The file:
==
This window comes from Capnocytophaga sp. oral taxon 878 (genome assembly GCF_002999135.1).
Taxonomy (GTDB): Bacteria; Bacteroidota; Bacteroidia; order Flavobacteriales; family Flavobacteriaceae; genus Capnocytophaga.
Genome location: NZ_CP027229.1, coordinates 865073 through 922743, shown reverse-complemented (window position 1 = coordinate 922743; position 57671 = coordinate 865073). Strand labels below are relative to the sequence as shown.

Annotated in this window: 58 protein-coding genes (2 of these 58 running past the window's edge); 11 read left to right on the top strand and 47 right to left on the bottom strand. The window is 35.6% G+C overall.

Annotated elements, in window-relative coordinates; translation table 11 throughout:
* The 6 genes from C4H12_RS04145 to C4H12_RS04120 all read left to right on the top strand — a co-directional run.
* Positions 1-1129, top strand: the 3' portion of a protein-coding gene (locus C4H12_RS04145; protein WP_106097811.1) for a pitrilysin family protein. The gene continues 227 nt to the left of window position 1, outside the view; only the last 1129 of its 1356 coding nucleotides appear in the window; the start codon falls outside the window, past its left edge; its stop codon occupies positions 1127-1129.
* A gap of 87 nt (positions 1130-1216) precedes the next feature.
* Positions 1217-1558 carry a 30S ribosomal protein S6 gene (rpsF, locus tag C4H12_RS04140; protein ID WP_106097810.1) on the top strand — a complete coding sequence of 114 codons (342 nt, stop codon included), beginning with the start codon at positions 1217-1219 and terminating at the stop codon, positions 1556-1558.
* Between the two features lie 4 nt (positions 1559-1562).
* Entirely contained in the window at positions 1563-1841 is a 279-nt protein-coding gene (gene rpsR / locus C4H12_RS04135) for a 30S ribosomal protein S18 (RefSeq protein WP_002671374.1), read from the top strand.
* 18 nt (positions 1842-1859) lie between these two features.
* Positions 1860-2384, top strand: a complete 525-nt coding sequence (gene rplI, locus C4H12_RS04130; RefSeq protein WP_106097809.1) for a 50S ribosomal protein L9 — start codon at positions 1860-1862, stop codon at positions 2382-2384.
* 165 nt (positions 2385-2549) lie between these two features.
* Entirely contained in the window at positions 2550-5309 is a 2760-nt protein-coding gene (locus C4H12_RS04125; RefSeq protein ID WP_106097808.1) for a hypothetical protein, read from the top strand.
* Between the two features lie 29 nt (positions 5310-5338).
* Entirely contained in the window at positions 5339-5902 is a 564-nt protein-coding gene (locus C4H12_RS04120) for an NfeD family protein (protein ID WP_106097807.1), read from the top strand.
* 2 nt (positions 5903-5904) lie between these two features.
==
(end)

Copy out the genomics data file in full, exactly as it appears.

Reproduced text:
This window comes from Capnocytophaga sp. oral taxon 878 (genome assembly GCF_002999135.1).
Taxonomy (GTDB): Bacteria; Bacteroidota; Bacteroidia; order Flavobacteriales; family Flavobacteriaceae; genus Capnocytophaga.
Genome location: NZ_CP027229.1, coordinates 865073 through 922743, shown reverse-complemented (window position 1 = coordinate 922743; position 57671 = coordinate 865073). Strand labels below are relative to the sequence as shown.

Annotated in this window: 58 protein-coding genes (2 of these 58 running past the window's edge); 11 read left to right on the top strand and 47 right to left on the bottom strand. The window is 35.6% G+C overall.

Annotated elements, in window-relative coordinates; translation table 11 throughout:
* The 6 genes from C4H12_RS04145 to C4H12_RS04120 all read left to right on the top strand — a co-directional run.
* Positions 1-1129, top strand: the 3' portion of a protein-coding gene (locus C4H12_RS04145; protein WP_106097811.1) for a pitrilysin family protein. The gene continues 227 nt to the left of window position 1, outside the view; only the last 1129 of its 1356 coding nucleotides appear in the window; the start codon falls outside the window, past its left edge; its stop codon occupies positions 1127-1129.
* A gap of 87 nt (positions 1130-1216) precedes the next feature.
* Positions 1217-1558 carry a 30S ribosomal protein S6 gene (rpsF, locus tag C4H12_RS04140; protein ID WP_106097810.1) on the top strand — a complete coding sequence of 114 codons (342 nt, stop codon included), beginning with the start codon at positions 1217-1219 and terminating at the stop codon, positions 1556-1558.
* Between the two features lie 4 nt (positions 1559-1562).
* Entirely contained in the window at positions 1563-1841 is a 279-nt protein-coding gene (gene rpsR / locus C4H12_RS04135) for a 30S ribosomal protein S18 (RefSeq protein WP_002671374.1), read from the top strand.
* 18 nt (positions 1842-1859) lie between these two features.
* Positions 1860-2384, top strand: a complete 525-nt coding sequence (gene rplI, locus C4H12_RS04130; RefSeq protein WP_106097809.1) for a 50S ribosomal protein L9 — start codon at positions 1860-1862, stop codon at positions 2382-2384.
* 165 nt (positions 2385-2549) lie between these two features.
* Entirely contained in the window at positions 2550-5309 is a 2760-nt protein-coding gene (locus C4H12_RS04125; RefSeq protein ID WP_106097808.1) for a hypothetical protein, read from the top strand.
* Between the two features lie 29 nt (positions 5310-5338).
* Entirely contained in the window at positions 5339-5902 is a 564-nt protein-coding gene (locus C4H12_RS04120) for an NfeD family protein (protein ID WP_106097807.1), read from the top strand.
* 2 nt (positions 5903-5904) lie between these two features.